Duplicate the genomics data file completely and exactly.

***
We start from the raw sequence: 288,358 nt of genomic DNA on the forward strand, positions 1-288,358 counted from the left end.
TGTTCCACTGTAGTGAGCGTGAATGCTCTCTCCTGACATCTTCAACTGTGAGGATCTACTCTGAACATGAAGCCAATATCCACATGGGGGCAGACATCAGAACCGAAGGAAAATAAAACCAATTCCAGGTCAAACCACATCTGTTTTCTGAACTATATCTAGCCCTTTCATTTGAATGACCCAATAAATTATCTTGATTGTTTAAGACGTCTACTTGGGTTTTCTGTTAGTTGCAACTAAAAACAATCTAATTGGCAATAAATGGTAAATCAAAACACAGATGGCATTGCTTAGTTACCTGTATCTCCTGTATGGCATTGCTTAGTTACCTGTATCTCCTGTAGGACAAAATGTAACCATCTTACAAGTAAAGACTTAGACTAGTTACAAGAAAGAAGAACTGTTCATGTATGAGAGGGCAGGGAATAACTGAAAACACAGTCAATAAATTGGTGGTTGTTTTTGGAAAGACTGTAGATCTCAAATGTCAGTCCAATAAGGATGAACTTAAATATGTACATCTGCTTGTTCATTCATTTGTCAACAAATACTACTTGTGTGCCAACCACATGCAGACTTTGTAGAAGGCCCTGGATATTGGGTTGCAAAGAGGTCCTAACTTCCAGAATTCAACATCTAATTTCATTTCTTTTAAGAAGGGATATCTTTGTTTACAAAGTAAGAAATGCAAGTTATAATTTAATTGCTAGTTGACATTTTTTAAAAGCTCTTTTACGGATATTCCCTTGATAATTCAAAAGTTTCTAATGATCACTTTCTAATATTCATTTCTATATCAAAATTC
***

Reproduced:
We start from the raw sequence: 288,358 nt of genomic DNA on the forward strand, positions 1-288,358 counted from the left end.
TGTTCCACTGTAGTGAGCGTGAATGCTCTCTCCTGACATCTTCAACTGTGAGGATCTACTCTGAACATGAAGCCAATATCCACATGGGGGCAGACATCAGAACCGAAGGAAAATAAAACCAATTCCAGGTCAAACCACATCTGTTTTCTGAACTATATCTAGCCCTTTCATTTGAATGACCCAATAAATTATCTTGATTGTTTAAGACGTCTACTTGGGTTTTCTGTTAGTTGCAACTAAAAACAATCTAATTGGCAATAAATGGTAAATCAAAACACAGATGGCATTGCTTAGTTACCTGTATCTCCTGTATGGCATTGCTTAGTTACCTGTATCTCCTGTAGGACAAAATGTAACCATCTTACAAGTAAAGACTTAGACTAGTTACAAGAAAGAAGAACTGTTCATGTATGAGAGGGCAGGGAATAACTGAAAACACAGTCAATAAATTGGTGGTTGTTTTTGGAAAGACTGTAGATCTCAAATGTCAGTCCAATAAGGATGAACTTAAATATGTACATCTGCTTGTTCATTCATTTGTCAACAAATACTACTTGTGTGCCAACCACATGCAGACTTTGTAGAAGGCCCTGGATATTGGGTTGCAAAGAGGTCCTAACTTCCAGAATTCAACATCTAATTTCATTTCTTTTAAGAAGGGATATCTTTGTTTACAAAGTAAGAAATGCAAGTTATAATTTAATTGCTAGTTGACATTTTTTAAAAGCTCTTTTACGGATATTCCCTTGATAATTCAAAAGTTTCTAATGATCACTTTCTAATATTCATTTCTATATCAAAATTC